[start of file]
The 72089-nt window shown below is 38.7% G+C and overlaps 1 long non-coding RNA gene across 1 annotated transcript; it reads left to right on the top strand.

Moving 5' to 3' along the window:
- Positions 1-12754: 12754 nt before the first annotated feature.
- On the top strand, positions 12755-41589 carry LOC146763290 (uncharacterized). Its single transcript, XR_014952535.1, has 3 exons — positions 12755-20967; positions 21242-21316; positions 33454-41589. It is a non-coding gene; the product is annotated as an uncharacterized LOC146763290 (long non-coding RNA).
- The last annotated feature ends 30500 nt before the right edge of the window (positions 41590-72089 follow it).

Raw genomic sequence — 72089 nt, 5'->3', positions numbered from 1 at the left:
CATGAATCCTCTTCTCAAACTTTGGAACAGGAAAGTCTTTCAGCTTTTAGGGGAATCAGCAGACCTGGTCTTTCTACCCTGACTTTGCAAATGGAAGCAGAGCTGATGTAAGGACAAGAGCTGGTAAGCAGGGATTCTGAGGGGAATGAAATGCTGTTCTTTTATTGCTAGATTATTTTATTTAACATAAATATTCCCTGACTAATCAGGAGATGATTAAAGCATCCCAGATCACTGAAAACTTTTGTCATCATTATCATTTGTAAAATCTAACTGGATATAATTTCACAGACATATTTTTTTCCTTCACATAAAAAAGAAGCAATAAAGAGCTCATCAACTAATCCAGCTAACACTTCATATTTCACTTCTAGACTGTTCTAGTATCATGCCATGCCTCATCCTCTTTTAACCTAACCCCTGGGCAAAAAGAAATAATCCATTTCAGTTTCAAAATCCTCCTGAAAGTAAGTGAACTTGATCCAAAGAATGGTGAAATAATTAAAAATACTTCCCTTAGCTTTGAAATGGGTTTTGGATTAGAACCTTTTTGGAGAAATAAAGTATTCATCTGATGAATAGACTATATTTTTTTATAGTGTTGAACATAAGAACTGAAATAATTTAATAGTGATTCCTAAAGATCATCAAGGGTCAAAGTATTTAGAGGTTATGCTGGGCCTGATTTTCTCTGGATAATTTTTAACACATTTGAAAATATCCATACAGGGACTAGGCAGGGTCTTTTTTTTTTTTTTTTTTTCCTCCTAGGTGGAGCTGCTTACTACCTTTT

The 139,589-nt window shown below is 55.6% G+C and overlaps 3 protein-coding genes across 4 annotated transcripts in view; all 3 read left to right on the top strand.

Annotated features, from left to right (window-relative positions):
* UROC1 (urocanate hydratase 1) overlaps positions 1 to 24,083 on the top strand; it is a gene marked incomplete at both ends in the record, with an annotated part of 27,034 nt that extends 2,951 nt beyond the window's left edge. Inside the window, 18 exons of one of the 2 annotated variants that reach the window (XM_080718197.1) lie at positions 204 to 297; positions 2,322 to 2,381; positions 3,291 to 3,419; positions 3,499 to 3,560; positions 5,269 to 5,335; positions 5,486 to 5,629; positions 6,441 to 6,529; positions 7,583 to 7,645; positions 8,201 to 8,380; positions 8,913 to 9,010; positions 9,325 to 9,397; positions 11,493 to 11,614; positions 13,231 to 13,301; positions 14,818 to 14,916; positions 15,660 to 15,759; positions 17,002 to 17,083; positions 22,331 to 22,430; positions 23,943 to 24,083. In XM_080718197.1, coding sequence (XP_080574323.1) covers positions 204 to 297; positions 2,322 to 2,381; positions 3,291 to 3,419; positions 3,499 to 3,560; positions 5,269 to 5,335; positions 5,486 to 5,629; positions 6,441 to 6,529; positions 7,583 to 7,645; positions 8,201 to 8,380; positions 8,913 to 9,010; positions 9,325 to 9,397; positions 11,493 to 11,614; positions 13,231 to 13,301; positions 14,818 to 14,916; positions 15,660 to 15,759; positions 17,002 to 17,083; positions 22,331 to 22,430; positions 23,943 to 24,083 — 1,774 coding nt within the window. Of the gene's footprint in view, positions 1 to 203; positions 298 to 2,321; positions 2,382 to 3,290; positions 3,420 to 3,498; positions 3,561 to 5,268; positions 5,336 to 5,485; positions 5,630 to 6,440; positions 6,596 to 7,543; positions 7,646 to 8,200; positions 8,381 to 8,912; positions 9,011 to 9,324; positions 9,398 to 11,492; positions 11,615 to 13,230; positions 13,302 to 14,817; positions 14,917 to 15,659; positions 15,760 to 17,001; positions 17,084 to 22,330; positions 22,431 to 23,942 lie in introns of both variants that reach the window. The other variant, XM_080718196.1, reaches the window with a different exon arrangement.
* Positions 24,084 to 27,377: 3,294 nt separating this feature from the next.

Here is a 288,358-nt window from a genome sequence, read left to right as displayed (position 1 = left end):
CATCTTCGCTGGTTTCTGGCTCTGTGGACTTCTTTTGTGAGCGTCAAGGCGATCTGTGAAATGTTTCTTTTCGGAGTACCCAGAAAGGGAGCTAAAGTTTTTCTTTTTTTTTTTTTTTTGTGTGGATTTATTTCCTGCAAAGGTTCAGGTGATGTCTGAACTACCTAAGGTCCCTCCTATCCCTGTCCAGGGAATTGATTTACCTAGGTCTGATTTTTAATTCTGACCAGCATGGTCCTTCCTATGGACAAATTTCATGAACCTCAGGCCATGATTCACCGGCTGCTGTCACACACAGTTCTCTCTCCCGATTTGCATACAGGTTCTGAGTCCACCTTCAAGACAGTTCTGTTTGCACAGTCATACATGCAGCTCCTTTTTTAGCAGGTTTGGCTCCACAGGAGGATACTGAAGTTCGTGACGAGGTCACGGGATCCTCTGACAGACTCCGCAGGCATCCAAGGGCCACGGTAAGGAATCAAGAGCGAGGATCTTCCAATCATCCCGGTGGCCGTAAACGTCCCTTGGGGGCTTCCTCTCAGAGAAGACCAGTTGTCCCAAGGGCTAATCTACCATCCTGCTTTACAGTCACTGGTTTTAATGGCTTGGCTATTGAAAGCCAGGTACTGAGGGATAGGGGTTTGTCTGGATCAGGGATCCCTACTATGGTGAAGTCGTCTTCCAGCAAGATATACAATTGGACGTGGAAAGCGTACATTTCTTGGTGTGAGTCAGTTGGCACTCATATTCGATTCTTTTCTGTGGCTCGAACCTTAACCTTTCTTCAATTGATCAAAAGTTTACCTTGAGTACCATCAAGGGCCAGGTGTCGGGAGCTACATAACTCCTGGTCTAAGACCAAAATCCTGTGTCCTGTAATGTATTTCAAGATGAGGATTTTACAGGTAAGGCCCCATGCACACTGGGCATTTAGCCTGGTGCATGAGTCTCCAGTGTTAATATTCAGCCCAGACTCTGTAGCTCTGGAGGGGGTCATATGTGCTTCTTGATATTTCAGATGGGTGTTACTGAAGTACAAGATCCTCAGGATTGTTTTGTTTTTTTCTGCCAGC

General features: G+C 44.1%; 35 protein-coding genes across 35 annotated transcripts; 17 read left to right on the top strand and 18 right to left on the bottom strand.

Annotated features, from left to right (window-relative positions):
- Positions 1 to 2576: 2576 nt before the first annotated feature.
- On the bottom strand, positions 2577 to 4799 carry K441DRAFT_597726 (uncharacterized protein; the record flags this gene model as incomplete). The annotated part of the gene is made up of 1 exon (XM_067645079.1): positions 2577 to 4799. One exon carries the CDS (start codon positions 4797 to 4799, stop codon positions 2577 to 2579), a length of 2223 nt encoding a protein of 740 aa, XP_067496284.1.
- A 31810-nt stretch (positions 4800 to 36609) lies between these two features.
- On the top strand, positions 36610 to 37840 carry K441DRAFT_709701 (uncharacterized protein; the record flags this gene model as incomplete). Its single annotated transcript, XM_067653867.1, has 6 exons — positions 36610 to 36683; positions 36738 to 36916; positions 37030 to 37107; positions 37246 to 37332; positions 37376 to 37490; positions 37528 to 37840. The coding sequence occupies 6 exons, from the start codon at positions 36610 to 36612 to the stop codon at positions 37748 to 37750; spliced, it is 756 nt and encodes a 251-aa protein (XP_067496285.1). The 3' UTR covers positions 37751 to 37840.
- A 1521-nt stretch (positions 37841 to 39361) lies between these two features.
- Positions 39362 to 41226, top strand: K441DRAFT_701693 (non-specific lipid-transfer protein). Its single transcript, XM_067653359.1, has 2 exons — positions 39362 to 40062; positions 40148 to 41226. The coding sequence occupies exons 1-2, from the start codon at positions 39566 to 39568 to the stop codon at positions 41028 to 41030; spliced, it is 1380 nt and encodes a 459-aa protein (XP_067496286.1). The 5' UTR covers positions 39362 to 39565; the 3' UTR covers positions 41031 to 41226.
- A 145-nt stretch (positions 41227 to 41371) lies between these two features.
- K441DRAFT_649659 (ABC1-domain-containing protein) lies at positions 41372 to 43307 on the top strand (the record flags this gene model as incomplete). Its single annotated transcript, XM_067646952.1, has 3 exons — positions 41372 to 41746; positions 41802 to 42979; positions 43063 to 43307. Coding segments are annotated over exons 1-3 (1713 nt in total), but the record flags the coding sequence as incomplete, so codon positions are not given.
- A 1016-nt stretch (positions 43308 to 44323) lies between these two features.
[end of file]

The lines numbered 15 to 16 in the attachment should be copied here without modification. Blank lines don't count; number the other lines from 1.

Annotated features, from left to right (window-relative positions):
- Positions 1 to 2576: 2576 nt before the first annotated feature.